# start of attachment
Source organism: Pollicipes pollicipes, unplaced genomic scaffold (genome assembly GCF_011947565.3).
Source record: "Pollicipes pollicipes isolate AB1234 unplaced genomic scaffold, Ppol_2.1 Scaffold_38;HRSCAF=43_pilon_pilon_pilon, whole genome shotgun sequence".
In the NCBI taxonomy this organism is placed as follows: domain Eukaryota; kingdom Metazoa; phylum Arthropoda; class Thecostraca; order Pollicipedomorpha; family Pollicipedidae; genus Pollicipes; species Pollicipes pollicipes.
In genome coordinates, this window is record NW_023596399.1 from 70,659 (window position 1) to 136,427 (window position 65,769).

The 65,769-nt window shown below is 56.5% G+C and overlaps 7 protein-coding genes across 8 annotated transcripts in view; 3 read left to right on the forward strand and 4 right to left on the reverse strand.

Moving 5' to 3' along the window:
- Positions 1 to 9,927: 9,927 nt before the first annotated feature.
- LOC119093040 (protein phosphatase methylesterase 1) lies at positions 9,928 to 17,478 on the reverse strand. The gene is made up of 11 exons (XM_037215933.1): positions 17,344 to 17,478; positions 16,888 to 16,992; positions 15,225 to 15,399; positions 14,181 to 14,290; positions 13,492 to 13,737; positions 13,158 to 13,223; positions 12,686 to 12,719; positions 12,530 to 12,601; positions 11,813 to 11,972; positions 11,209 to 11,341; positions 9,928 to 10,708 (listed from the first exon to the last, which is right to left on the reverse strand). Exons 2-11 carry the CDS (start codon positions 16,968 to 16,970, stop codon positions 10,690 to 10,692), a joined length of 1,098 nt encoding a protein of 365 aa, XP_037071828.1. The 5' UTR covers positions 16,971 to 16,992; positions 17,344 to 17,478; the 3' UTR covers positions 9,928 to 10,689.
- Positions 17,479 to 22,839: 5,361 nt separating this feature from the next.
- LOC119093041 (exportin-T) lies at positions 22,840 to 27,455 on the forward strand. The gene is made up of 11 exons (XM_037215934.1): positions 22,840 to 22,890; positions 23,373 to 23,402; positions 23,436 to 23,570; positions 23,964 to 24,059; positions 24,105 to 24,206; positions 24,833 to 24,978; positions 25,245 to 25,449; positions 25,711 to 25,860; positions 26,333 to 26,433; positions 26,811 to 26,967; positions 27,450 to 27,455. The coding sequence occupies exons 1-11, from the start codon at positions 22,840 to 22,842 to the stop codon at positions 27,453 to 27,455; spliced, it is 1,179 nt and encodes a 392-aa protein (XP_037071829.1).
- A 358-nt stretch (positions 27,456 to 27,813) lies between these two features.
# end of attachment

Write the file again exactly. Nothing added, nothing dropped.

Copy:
Source organism: Pollicipes pollicipes, unplaced genomic scaffold (genome assembly GCF_011947565.3).
Source record: "Pollicipes pollicipes isolate AB1234 unplaced genomic scaffold, Ppol_2.1 Scaffold_38;HRSCAF=43_pilon_pilon_pilon, whole genome shotgun sequence".
In the NCBI taxonomy this organism is placed as follows: domain Eukaryota; kingdom Metazoa; phylum Arthropoda; class Thecostraca; order Pollicipedomorpha; family Pollicipedidae; genus Pollicipes; species Pollicipes pollicipes.
In genome coordinates, this window is record NW_023596399.1 from 70,659 (window position 1) to 136,427 (window position 65,769).

The 65,769-nt window shown below is 56.5% G+C and overlaps 7 protein-coding genes across 8 annotated transcripts in view; 3 read left to right on the forward strand and 4 right to left on the reverse strand.

Moving 5' to 3' along the window:
- Positions 1 to 9,927: 9,927 nt before the first annotated feature.
- LOC119093040 (protein phosphatase methylesterase 1) lies at positions 9,928 to 17,478 on the reverse strand. The gene is made up of 11 exons (XM_037215933.1): positions 17,344 to 17,478; positions 16,888 to 16,992; positions 15,225 to 15,399; positions 14,181 to 14,290; positions 13,492 to 13,737; positions 13,158 to 13,223; positions 12,686 to 12,719; positions 12,530 to 12,601; positions 11,813 to 11,972; positions 11,209 to 11,341; positions 9,928 to 10,708 (listed from the first exon to the last, which is right to left on the reverse strand). Exons 2-11 carry the CDS (start codon positions 16,968 to 16,970, stop codon positions 10,690 to 10,692), a joined length of 1,098 nt encoding a protein of 365 aa, XP_037071828.1. The 5' UTR covers positions 16,971 to 16,992; positions 17,344 to 17,478; the 3' UTR covers positions 9,928 to 10,689.
- Positions 17,479 to 22,839: 5,361 nt separating this feature from the next.
- LOC119093041 (exportin-T) lies at positions 22,840 to 27,455 on the forward strand. The gene is made up of 11 exons (XM_037215934.1): positions 22,840 to 22,890; positions 23,373 to 23,402; positions 23,436 to 23,570; positions 23,964 to 24,059; positions 24,105 to 24,206; positions 24,833 to 24,978; positions 25,245 to 25,449; positions 25,711 to 25,860; positions 26,333 to 26,433; positions 26,811 to 26,967; positions 27,450 to 27,455. The coding sequence occupies exons 1-11, from the start codon at positions 22,840 to 22,842 to the stop codon at positions 27,453 to 27,455; spliced, it is 1,179 nt and encodes a 392-aa protein (XP_037071829.1).
- A 358-nt stretch (positions 27,456 to 27,813) lies between these two features.